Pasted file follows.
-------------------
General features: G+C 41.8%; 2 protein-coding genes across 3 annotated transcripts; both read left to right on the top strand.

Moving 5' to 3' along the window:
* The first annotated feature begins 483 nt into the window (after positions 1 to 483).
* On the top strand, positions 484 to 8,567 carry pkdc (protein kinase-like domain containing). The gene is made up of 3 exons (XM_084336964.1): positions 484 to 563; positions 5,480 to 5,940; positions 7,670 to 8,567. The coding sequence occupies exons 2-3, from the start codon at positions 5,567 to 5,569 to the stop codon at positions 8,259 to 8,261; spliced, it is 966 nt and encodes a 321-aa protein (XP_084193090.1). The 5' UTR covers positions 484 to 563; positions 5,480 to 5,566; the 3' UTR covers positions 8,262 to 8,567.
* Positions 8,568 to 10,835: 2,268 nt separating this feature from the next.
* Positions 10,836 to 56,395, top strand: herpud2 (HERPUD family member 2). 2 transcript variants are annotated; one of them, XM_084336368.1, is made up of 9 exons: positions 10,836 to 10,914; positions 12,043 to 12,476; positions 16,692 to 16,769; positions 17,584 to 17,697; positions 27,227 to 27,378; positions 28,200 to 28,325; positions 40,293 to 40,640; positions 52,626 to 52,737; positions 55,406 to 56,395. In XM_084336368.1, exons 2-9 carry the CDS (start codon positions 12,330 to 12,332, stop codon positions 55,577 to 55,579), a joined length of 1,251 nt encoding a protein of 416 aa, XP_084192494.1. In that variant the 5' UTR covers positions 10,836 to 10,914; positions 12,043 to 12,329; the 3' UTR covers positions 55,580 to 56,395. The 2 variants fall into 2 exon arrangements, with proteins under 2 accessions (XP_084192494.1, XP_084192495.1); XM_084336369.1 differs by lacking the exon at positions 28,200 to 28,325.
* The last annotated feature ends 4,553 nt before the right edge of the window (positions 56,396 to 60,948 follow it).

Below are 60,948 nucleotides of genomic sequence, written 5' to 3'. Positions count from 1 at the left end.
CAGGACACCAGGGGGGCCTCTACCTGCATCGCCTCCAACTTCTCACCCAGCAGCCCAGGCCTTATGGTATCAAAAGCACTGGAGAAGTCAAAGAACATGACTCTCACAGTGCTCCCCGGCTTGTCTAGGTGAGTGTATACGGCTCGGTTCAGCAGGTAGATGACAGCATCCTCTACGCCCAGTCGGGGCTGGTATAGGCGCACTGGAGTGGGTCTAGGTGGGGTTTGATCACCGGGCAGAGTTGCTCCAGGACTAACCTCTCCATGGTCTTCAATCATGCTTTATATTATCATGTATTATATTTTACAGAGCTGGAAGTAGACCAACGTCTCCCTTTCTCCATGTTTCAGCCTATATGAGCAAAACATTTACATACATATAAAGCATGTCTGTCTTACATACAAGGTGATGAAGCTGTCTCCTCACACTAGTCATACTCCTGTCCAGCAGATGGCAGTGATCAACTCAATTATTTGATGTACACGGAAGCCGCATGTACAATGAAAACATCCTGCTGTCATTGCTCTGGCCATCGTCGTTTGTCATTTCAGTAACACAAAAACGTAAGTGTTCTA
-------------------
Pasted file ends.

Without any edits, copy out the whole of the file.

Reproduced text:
General features: G+C 41.8%; 2 protein-coding genes across 3 annotated transcripts; both read left to right on the top strand.

Moving 5' to 3' along the window:
* The first annotated feature begins 483 nt into the window (after positions 1 to 483).
* On the top strand, positions 484 to 8,567 carry pkdc (protein kinase-like domain containing). The gene is made up of 3 exons (XM_084336964.1): positions 484 to 563; positions 5,480 to 5,940; positions 7,670 to 8,567. The coding sequence occupies exons 2-3, from the start codon at positions 5,567 to 5,569 to the stop codon at positions 8,259 to 8,261; spliced, it is 966 nt and encodes a 321-aa protein (XP_084193090.1). The 5' UTR covers positions 484 to 563; positions 5,480 to 5,566; the 3' UTR covers positions 8,262 to 8,567.
* Positions 8,568 to 10,835: 2,268 nt separating this feature from the next.
* Positions 10,836 to 56,395, top strand: herpud2 (HERPUD family member 2). 2 transcript variants are annotated; one of them, XM_084336368.1, is made up of 9 exons: positions 10,836 to 10,914; positions 12,043 to 12,476; positions 16,692 to 16,769; positions 17,584 to 17,697; positions 27,227 to 27,378; positions 28,200 to 28,325; positions 40,293 to 40,640; positions 52,626 to 52,737; positions 55,406 to 56,395. In XM_084336368.1, exons 2-9 carry the CDS (start codon positions 12,330 to 12,332, stop codon positions 55,577 to 55,579), a joined length of 1,251 nt encoding a protein of 416 aa, XP_084192494.1. In that variant the 5' UTR covers positions 10,836 to 10,914; positions 12,043 to 12,329; the 3' UTR covers positions 55,580 to 56,395. The 2 variants fall into 2 exon arrangements, with proteins under 2 accessions (XP_084192494.1, XP_084192495.1); XM_084336369.1 differs by lacking the exon at positions 28,200 to 28,325.
* The last annotated feature ends 4,553 nt before the right edge of the window (positions 56,396 to 60,948 follow it).

Below are 60,948 nucleotides of genomic sequence, written 5' to 3'. Positions count from 1 at the left end.
CAGGACACCAGGGGGGCCTCTACCTGCATCGCCTCCAACTTCTCACCCAGCAGCCCAGGCCTTATGGTATCAAAAGCACTGGAGAAGTCAAAGAACATGACTCTCACAGTGCTCCCCGGCTTGTCTAGGTGAGTGTATACGGCTCGGTTCAGCAGGTAGATGACAGCATCCTCTACGCCCAGTCGGGGCTGGTATAGGCGCACTGGAGTGGGTCTAGGTGGGGTTTGATCACCGGGCAGAGTTGCTCCAGGACTAACCTCTCCATGGTCTTCAATCATGCTTTATATTATCATGTATTATATTTTACAGAGCTGGAAGTAGACCAACGTCTCCCTTTCTCCATGTTTCAGCCTATATGAGCAAAACATTTACATACATATAAAGCATGTCTGTCTTACATACAAGGTGATGAAGCTGTCTCCTCACACTAGTCATACTCCTGTCCAGCAGATGGCAGTGATCAACTCAATTATTTGATGTACACGGAAGCCGCATGTACAATGAAAACATCCTGCTGTCATTGCTCTGGCCATCGTCGTTTGTCATTTCAGTAACACAAAAACGTAAGTGTTCTA